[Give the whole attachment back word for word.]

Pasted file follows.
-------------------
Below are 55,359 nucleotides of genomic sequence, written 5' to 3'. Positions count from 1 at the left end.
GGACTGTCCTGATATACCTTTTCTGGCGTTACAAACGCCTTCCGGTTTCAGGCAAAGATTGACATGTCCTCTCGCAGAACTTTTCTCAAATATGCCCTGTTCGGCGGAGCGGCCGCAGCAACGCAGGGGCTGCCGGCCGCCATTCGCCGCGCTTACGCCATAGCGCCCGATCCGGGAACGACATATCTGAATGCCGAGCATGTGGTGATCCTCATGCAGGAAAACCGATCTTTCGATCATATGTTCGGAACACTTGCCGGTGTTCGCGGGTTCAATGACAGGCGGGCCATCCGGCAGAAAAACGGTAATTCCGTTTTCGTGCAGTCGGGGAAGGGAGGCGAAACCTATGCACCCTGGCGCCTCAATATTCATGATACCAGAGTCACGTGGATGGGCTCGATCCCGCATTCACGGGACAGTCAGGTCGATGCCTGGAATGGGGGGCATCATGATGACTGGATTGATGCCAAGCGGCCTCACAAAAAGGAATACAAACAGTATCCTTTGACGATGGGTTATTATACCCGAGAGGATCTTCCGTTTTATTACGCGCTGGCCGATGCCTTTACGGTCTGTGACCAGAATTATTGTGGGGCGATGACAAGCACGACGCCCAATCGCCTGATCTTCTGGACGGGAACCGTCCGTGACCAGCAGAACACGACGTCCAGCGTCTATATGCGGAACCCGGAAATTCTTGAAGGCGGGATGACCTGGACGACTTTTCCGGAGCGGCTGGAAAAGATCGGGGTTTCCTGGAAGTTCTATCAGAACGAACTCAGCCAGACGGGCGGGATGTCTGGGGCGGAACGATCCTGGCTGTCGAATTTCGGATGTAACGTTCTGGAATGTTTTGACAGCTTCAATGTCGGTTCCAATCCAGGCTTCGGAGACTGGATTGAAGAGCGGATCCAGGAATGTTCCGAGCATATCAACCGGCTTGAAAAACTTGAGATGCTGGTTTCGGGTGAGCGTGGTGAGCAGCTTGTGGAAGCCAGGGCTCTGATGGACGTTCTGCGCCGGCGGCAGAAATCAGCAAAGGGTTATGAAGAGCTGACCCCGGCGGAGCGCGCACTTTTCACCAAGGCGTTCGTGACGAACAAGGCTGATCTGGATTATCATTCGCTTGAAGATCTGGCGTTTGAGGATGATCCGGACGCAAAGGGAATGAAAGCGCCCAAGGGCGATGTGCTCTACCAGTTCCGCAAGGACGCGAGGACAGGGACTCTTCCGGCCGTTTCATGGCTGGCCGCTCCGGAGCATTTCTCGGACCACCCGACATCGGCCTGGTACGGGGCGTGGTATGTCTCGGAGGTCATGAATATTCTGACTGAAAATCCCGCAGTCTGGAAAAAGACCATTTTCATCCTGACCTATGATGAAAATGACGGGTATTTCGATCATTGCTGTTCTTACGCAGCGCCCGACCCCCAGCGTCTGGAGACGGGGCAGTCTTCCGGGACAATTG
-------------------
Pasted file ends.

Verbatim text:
Below are 55,359 nucleotides of genomic sequence, written 5' to 3'. Positions count from 1 at the left end.
GGACTGTCCTGATATACCTTTTCTGGCGTTACAAACGCCTTCCGGTTTCAGGCAAAGATTGACATGTCCTCTCGCAGAACTTTTCTCAAATATGCCCTGTTCGGCGGAGCGGCCGCAGCAACGCAGGGGCTGCCGGCCGCCATTCGCCGCGCTTACGCCATAGCGCCCGATCCGGGAACGACATATCTGAATGCCGAGCATGTGGTGATCCTCATGCAGGAAAACCGATCTTTCGATCATATGTTCGGAACACTTGCCGGTGTTCGCGGGTTCAATGACAGGCGGGCCATCCGGCAGAAAAACGGTAATTCCGTTTTCGTGCAGTCGGGGAAGGGAGGCGAAACCTATGCACCCTGGCGCCTCAATATTCATGATACCAGAGTCACGTGGATGGGCTCGATCCCGCATTCACGGGACAGTCAGGTCGATGCCTGGAATGGGGGGCATCATGATGACTGGATTGATGCCAAGCGGCCTCACAAAAAGGAATACAAACAGTATCCTTTGACGATGGGTTATTATACCCGAGAGGATCTTCCGTTTTATTACGCGCTGGCCGATGCCTTTACGGTCTGTGACCAGAATTATTGTGGGGCGATGACAAGCACGACGCCCAATCGCCTGATCTTCTGGACGGGAACCGTCCGTGACCAGCAGAACACGACGTCCAGCGTCTATATGCGGAACCCGGAAATTCTTGAAGGCGGGATGACCTGGACGACTTTTCCGGAGCGGCTGGAAAAGATCGGGGTTTCCTGGAAGTTCTATCAGAACGAACTCAGCCAGACGGGCGGGATGTCTGGGGCGGAACGATCCTGGCTGTCGAATTTCGGATGTAACGTTCTGGAATGTTTTGACAGCTTCAATGTCGGTTCCAATCCAGGCTTCGGAGACTGGATTGAAGAGCGGATCCAGGAATGTTCCGAGCATATCAACCGGCTTGAAAAACTTGAGATGCTGGTTTCGGGTGAGCGTGGTGAGCAGCTTGTGGAAGCCAGGGCTCTGATGGACGTTCTGCGCCGGCGGCAGAAATCAGCAAAGGGTTATGAAGAGCTGACCCCGGCGGAGCGCGCACTTTTCACCAAGGCGTTCGTGACGAACAAGGCTGATCTGGATTATCATTCGCTTGAAGATCTGGCGTTTGAGGATGATCCGGACGCAAAGGGAATGAAAGCGCCCAAGGGCGATGTGCTCTACCAGTTCCGCAAGGACGCGAGGACAGGGACTCTTCCGGCCGTTTCATGGCTGGCCGCTCCGGAGCATTTCTCGGACCACCCGACATCGGCCTGGTACGGGGCGTGGTATGTCTCGGAGGTCATGAATATTCTGACTGAAAATCCCGCAGTCTGGAAAAAGACCATTTTCATCCTGACCTATGATGAAAATGACGGGTATTTCGATCATTGCTGTTCTTACGCAGCGCCCGACCCCCAGCGTCTGGAGACGGGGCAGTCTTCCGGGACAATTG